Frequently Asked Questions
What are speech and/or language disorders?
Speech and language disorders affect the way people talk, understand and communicate with the world. These disorders may range from simple sound substitutions to speech and language delays, or the inability to speak at all. Speech acquisition takes place on a conventional timeline of development, with predictable developmental features present at certain ages. Articulation skills involve the production of sounds. Common articulation errors include sound substitutions, sound omissions, and sound distortions. Children who demonstrate feeding difficulties may suffer from oral motor weakness, which can also lead to articulation errors. A general weakness of the lips, tongue, jaw, or cheeks may cause difficulty with eating, drinking, speech, and/or facial expression. Speech and language delays and/or deficits are common among pre-school and school age children.
What causes communication disorders?
Some causes of speech and language disorders are related to hearing loss, cerebral palsy, and other neurological disorders, severe head injury, stroke, viral diseases, mental handicap, certain drugs, physical impairments such as cleft lip or palate, and vocal abuse or misuse. Frequently, however, the cause is unknown and unless the cause is secondary to a medical diagnosis, typically the prognosis for communication is very good.
What can I do if I suspect a speech, language, or hearing problem?
Consult with your pediatrician or contact The Therapy Tree directly. The Therapy Tree provides a wide range of services to all ages and through all stages of life. A thorough evaluation by a speech-language pathologist is needed to determine a person’s communication strengths and needs. After an evaluation, the speech-language pathologist will be able to provide an analysis of the information gathered in the evaluation and plan of treatment when therapy is indicated.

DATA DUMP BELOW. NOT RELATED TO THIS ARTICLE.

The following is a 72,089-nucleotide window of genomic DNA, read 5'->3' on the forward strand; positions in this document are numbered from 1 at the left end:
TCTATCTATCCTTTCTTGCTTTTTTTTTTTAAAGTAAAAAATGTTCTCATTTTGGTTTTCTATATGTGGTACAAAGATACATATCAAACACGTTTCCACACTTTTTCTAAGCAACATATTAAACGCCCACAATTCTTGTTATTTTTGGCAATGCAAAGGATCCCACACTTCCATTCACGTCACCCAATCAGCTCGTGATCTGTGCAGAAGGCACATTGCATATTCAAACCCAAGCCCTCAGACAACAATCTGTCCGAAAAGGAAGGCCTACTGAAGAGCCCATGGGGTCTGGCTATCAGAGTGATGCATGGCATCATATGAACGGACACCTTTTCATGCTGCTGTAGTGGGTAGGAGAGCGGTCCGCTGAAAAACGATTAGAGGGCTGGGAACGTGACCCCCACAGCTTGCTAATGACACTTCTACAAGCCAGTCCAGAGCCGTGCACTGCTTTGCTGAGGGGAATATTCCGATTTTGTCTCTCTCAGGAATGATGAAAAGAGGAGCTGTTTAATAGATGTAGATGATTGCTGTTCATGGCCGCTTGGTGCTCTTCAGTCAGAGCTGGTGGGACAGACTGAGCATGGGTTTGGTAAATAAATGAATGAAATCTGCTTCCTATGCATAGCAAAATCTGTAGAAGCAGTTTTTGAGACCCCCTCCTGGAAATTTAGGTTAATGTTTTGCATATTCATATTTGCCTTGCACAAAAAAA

What is a Language Disorder?
Language is composed of a variety of components developed over time along a standard timetable. Children whose language development lags significantly from the timetable may be considered developmentally delayed. A child with a language disorder may not use language at the same level as their typically-developing peers, showing expressive deficiencies in the areas of vocabulary, syntax and grammar, social customs in language, and/or developmental progress in language ability.
What is a Voice Disorder?
Voice disorders are classified as problems with vocal quality, volume, pitch, and resonance. The primary cause of voice disorders in children is vocal abuse (incorrectly using the vocal cords, and in a damaging way). The speech-language pathologist can identify root causes with a particular child which promote poor vocal habits, and correct problems by teaching proper vocal hygiene.
What is a Fluency Disorder?
A fluency disorder, such as stuttering, affects the fluent production of words, sounds, and phrases. Dysfluencies include partial word repetitions (“d-d-d-dog”), prolongations (“m___ore”), broken words (“hap-pen”), whole word repetitions (“My, My, My”), phrase repetitions (“I have a, I have a car”), and interjections (“um”). In addition, there may be secondary behaviors particular to an individual, which develop as the individual attempts to avoid stuttering. It is common for children to experience a period of dysfluency characterized by interjections, whole word repetitions, and phrase repetitions between the ages of three and six.